Date: 25th October 2006 at 7:18pm
Written by:

It would not take long to find on any supporters website grumbles about the price of watching Premiership football today. Blackburn Rovers have even been forced to cut admission prices in a bid to lure fans back to Ewood Park.

You may be forgiven for thinking that Arsenal and Manchester United supporters would not be included in those rumblings of discontent, given that they are enjoying increased attendances in their new, or enlarged, stadia. You would be wrong.

The average Premiership attendance fell from 35,464 in 2002-03 to 33,875 last season. The figure has risen back up to 34,084 this season, but this is misleading as it is based predominantly on Arsenal`s capacity at their new Emirates Stadium home going up by 22,000 and an approximate 8,000 increase in Manchester United`s capacity.
For how long will the two biggest grounds continue to hide the issues felt by all clubs? Arsenal, as a club, may be benefiting from their palatial new home, but their supporters could certainly provide you with all the reasons for a growing disenchantment with top-flight football.

The average ticket price is in the region of thirty pounds. Arsenal prices start at £32, and climb as high as £94 for Grade A games. For me as an individual, I will pay what it takes to see my team play, but I cringe when I think of a father who wants to take his kid(s) today. With travel, refreshments, programme etc. thrown in it has become a three figure sum. Not many can afford to do that every other week for nine months without foregoing the family holiday.

Is the game even going to be played when it was originally scheduled? How many times have you got your tickets two months in advance, only to find the match moved to a television slot on a Sunday, or even a Monday night?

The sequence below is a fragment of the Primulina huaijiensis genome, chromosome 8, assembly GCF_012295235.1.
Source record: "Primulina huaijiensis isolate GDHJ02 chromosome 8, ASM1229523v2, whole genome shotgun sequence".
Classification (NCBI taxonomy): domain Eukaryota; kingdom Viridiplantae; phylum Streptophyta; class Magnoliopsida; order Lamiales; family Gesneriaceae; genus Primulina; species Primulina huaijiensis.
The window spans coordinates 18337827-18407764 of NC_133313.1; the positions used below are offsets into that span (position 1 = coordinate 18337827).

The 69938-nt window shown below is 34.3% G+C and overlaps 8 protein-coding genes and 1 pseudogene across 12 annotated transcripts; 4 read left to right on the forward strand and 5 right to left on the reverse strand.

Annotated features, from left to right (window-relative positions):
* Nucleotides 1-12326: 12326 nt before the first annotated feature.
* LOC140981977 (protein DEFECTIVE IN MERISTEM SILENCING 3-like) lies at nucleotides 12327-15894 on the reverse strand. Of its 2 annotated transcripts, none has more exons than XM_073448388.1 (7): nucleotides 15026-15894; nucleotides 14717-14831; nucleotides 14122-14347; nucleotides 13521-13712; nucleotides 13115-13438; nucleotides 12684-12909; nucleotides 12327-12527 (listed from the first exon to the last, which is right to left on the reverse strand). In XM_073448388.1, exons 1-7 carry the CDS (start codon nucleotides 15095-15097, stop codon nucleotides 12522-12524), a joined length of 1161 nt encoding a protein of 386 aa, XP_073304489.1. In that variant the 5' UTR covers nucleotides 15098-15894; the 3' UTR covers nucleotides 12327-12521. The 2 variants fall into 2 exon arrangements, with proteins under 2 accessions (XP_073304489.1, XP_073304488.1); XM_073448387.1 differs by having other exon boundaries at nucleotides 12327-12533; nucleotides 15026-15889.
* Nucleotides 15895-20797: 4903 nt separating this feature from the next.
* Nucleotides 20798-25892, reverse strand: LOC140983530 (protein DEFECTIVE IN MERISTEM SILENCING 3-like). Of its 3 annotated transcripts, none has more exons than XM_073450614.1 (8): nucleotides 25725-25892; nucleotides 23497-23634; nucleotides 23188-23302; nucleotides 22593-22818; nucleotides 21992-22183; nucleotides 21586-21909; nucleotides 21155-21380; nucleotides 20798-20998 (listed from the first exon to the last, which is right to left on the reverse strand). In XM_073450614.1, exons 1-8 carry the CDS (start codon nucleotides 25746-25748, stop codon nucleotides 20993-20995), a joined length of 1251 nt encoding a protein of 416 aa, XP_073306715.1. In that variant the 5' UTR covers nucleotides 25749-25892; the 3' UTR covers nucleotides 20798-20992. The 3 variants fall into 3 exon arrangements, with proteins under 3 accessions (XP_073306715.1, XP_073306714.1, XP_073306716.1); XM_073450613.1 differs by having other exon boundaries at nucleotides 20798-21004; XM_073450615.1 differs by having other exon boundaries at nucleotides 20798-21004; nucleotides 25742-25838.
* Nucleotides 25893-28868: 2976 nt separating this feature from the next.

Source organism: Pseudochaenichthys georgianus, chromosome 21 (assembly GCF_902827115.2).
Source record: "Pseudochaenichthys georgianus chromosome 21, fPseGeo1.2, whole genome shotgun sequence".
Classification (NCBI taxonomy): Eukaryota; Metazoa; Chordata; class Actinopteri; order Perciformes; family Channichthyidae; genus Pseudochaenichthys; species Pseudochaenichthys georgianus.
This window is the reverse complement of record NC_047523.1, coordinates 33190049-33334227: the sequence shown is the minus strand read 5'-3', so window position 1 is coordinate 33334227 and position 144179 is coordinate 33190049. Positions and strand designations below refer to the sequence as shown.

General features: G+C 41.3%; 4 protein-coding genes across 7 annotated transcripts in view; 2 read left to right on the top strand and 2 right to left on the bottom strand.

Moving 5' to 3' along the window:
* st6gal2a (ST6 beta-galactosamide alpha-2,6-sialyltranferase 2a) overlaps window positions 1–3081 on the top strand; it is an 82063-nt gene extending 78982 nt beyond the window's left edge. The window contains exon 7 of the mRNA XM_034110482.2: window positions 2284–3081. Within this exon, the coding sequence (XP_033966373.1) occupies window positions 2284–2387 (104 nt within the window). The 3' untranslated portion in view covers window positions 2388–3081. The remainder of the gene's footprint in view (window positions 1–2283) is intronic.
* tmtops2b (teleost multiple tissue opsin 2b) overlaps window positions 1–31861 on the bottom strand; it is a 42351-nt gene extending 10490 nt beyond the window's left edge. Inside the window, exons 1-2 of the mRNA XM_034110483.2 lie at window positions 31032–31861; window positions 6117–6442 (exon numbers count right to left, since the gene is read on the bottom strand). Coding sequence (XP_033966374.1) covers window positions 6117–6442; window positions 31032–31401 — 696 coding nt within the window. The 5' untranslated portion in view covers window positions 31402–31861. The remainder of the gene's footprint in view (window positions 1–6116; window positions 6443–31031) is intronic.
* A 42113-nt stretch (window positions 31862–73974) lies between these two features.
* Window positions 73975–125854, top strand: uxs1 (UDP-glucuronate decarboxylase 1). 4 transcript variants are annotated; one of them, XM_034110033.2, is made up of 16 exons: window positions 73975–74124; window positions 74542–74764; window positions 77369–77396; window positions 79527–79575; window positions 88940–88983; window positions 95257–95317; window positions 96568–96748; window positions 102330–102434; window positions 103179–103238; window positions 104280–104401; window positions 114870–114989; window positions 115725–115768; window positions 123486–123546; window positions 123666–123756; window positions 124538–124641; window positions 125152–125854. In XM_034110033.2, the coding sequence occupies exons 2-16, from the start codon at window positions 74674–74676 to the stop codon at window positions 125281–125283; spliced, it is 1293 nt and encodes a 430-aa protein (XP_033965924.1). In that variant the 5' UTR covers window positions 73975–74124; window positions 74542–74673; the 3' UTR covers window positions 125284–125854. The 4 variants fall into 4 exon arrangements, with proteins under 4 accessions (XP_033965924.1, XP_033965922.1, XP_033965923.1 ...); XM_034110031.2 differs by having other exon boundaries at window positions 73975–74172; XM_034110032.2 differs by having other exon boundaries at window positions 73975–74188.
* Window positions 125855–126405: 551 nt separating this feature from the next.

Once you are in the ground what can you look forward to? Arsenal fans will tell you they pray for the Gunners to produce one of their quality performances, otherwise you are in for ninety minutes of the opposition throwing a human barrier across the centre of the park and throttling the entertainment value to zero. I suppose you can`t blame them for that. Let Arsenal play and you will get stuffed.

Which leads me on to the make up of Premiership crowds these days. The grounds are no longer packed with working class men looking for a release from the drudgery of their working life. The middle-class have moved into the bigger clubs en-masse and demand a degree of entertainment for their disposable income. Sterile football will drive them away as they do not have the blind loyalty to the clubs that long-time followers of the game have inherited from their ancestors.

The most vocal supporters of the clubs are being driven out by what they see as ever increasing interference and control from stewards and the authorities, arguing if we lose the atmosphere at Premiership grounds then part of the initial attraction will have gone.

The clubs face many challenges as they bid to reverse the worrying trend. Most do not appear to be taking the warning signs seriously enough. Am I worried? In all honesty, no. But then I will get the benefit when my club cannot fill its ground with prawn sarnie munchers, and they realise they have to drop the prices to attract my peers back to the game.

Article submitted by Goonerholic Click here to visit Goonerholics blog


14 Replies to “Are You Watching Club Chairmen?”

  • Never has a truer word been written, it breaks my heart that I, as a father, cannot afford to give my children the same thrills I had as a youngster purely because we, the working class, are being priced out of football! Worse still, nobody seems to give a sh*t!

  • This is one of the only things that unites fans of different football clubs all over England, but it is one I wish didn’t exsist. Unfortunately it will never change for clubs like Arsenal because we have so many fans crying out for tickets, should people buycott there will always be someone to take their place. The fat cats know this and exploit the situation.